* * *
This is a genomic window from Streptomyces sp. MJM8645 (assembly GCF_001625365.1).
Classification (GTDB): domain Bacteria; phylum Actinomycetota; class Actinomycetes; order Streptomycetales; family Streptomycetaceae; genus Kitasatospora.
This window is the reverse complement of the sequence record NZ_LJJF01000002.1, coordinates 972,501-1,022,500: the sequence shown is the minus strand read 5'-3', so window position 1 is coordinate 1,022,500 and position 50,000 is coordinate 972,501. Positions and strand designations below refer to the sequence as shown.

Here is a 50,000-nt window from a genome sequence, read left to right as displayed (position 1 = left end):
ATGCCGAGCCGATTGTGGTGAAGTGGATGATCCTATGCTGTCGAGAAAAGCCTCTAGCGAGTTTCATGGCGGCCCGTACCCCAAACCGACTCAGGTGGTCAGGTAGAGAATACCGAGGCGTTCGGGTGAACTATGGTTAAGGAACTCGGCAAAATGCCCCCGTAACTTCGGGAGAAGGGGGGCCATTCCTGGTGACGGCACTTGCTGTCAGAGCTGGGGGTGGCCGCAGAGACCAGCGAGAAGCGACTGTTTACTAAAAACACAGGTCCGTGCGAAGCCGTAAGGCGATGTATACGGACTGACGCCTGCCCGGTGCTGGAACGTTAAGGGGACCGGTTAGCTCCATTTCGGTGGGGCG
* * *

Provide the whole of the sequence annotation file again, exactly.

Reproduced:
This is a genomic window from Streptomyces sp. MJM8645 (assembly GCF_001625365.1).
Classification (GTDB): domain Bacteria; phylum Actinomycetota; class Actinomycetes; order Streptomycetales; family Streptomycetaceae; genus Kitasatospora.
This window is the reverse complement of the sequence record NZ_LJJF01000002.1, coordinates 972,501-1,022,500: the sequence shown is the minus strand read 5'-3', so window position 1 is coordinate 1,022,500 and position 50,000 is coordinate 972,501. Positions and strand designations below refer to the sequence as shown.

Here is a 50,000-nt window from a genome sequence, read left to right as displayed (position 1 = left end):
ATGCCGAGCCGATTGTGGTGAAGTGGATGATCCTATGCTGTCGAGAAAAGCCTCTAGCGAGTTTCATGGCGGCCCGTACCCCAAACCGACTCAGGTGGTCAGGTAGAGAATACCGAGGCGTTCGGGTGAACTATGGTTAAGGAACTCGGCAAAATGCCCCCGTAACTTCGGGAGAAGGGGGGCCATTCCTGGTGACGGCACTTGCTGTCAGAGCTGGGGGTGGCCGCAGAGACCAGCGAGAAGCGACTGTTTACTAAAAACACAGGTCCGTGCGAAGCCGTAAGGCGATGTATACGGACTGACGCCTGCCCGGTGCTGGAACGTTAAGGGGACCGGTTAGCTCCATTTCGGTGGGGCG